The features that make the legislation so objectionable, even if they do not necessarily render it unconstitutional, are readily apparent.

    It is, to begin with, unquestionably a bill of attainder: that is, a law that identifies a specific person, or group of people, and convicts them of a crime, seizes their property or removes their liberty without affording them a trial to contest the issue.

    As Blackstone put it in his famous Commentaries on the Laws of England (1765), such legislation — for example, “a particular act of the legislature to confiscate the goods of Titius” — is alien to the very idea of law, because its “operation is spent upon Titius only, [instead of] the community in general”, making it “rather a sentence than a law”.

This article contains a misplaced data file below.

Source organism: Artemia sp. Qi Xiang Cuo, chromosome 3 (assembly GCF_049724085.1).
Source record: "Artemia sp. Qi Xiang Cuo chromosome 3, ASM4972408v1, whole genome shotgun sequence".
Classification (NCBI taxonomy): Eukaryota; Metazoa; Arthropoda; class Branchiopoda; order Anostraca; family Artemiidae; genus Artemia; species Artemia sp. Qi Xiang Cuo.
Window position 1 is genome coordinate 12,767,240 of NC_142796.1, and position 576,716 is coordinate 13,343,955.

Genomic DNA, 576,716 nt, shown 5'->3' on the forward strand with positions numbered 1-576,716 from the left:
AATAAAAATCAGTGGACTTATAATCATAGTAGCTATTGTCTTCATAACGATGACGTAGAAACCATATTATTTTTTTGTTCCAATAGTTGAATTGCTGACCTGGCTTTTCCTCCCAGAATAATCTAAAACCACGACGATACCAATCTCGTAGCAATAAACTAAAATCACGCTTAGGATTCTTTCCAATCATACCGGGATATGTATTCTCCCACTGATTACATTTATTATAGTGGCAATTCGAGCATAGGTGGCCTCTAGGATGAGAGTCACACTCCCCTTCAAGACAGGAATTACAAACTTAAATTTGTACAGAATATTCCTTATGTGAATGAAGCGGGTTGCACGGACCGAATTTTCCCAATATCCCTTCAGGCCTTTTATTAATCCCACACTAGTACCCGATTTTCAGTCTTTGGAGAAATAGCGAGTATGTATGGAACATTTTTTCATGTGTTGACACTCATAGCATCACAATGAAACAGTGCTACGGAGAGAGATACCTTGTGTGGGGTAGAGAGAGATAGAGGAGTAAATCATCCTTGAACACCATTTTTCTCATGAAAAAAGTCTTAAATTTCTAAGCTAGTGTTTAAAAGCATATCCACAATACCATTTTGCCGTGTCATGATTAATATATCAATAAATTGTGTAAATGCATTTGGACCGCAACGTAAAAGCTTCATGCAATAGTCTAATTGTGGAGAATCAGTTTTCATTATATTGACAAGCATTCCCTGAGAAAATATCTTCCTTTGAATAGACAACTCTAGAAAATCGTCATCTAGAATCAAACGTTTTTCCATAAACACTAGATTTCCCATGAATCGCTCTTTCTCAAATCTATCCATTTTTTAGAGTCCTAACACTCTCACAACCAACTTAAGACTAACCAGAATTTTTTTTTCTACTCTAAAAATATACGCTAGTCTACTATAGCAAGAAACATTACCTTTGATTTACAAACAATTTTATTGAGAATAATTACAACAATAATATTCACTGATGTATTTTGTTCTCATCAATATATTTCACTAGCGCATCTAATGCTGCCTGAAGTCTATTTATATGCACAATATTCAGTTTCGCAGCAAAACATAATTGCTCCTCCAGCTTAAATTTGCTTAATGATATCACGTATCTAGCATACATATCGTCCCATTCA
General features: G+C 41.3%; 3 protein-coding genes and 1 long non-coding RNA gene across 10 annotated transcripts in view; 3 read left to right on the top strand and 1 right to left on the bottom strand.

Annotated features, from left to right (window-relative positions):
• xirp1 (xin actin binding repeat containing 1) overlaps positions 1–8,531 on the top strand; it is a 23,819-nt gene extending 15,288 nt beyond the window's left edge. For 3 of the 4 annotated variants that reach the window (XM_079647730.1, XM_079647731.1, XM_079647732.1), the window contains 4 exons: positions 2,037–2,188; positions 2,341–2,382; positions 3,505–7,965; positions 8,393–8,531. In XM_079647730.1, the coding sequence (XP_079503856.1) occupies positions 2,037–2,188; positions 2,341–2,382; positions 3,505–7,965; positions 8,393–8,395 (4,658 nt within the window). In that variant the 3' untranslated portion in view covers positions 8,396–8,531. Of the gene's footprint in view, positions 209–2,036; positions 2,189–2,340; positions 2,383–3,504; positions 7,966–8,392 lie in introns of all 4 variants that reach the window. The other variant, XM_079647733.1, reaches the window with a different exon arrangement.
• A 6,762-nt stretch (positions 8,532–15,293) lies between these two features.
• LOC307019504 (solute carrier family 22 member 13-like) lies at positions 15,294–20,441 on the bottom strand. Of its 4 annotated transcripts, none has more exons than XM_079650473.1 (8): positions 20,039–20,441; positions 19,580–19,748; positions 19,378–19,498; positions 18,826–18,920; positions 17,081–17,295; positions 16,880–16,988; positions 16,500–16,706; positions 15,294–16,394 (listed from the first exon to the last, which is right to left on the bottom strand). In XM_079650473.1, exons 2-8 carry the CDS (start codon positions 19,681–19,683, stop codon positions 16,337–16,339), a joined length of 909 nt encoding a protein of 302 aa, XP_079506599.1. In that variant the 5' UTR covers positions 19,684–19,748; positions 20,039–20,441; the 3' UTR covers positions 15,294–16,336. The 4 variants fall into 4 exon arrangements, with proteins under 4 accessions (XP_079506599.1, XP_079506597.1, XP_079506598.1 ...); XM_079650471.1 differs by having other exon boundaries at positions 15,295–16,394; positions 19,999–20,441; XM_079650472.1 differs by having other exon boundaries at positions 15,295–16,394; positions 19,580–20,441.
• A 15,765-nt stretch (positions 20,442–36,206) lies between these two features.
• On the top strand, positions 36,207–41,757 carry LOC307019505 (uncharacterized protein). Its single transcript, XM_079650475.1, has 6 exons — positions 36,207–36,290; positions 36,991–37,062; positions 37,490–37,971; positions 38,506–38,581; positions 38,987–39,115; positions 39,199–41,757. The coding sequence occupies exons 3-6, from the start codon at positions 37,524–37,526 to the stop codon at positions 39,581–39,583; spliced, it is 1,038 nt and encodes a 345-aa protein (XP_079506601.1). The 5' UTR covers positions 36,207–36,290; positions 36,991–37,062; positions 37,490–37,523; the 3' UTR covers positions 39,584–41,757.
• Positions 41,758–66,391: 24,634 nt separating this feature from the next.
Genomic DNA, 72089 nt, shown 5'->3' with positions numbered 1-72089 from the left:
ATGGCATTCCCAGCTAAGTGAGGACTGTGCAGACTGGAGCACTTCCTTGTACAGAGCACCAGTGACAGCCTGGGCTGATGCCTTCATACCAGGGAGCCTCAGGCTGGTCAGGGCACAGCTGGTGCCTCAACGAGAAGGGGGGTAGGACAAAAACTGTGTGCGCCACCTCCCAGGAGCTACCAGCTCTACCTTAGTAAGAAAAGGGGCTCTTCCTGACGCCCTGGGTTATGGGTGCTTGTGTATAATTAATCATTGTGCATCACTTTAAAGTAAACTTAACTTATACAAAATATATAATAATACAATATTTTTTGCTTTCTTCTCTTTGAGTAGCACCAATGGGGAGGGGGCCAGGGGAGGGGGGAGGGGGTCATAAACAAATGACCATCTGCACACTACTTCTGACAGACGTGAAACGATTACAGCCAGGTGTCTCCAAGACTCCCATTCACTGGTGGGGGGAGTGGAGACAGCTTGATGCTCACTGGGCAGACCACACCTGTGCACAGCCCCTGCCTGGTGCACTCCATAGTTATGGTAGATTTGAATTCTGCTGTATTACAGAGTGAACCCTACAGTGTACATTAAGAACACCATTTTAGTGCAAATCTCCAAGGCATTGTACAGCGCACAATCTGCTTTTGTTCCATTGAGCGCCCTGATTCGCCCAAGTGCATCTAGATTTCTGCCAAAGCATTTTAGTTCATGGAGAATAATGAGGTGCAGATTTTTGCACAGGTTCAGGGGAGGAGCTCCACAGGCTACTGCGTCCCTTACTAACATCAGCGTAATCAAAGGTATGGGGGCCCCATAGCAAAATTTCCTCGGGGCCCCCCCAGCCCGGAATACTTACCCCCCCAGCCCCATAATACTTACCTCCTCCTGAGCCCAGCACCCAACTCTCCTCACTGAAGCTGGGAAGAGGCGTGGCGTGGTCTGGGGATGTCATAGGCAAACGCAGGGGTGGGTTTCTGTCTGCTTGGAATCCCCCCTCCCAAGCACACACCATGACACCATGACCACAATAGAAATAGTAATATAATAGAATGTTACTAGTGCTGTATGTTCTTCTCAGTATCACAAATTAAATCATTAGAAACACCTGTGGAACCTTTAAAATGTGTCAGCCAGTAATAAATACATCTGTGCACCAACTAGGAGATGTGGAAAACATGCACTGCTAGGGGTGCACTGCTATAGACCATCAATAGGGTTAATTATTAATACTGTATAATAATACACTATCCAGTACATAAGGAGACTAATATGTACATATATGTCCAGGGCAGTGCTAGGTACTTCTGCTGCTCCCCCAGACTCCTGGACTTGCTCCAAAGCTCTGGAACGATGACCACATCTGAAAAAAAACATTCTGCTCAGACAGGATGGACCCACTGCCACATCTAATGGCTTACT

It amounts, in other words, to the exercise by parliament, acting without the safeguards of natural justice, of judicial functions, undermining the separation of powers and the protections it brings.

    Additionally, the legislation is plainly retroactive: as the state’s Attorney-General emphasised in his second reading speech, its purpose is to strip Palmer of rights he enjoyed as a result of the agreement he signed with the state in 2002 and of subsequent legislation.

    One of those rights, reinforced by changes to the state’s arbitration laws in 2012, was the right to binding determination of any disputes by arbitration. With Palmer having succeeded in the arbitration’s initial rounds, and possibly obtaining massive damages in its final round, the legislation nullifies existing determinations, brings the arbitration to a close and shuts any other means Palmer might have for pressing his claim.

    To make matters worse, while the legislation deprives Palmer of valuable property by narrowing or eliminating rights he had under the 2002 agreement (which nonetheless remains in place), it provides no compensation whatsoever.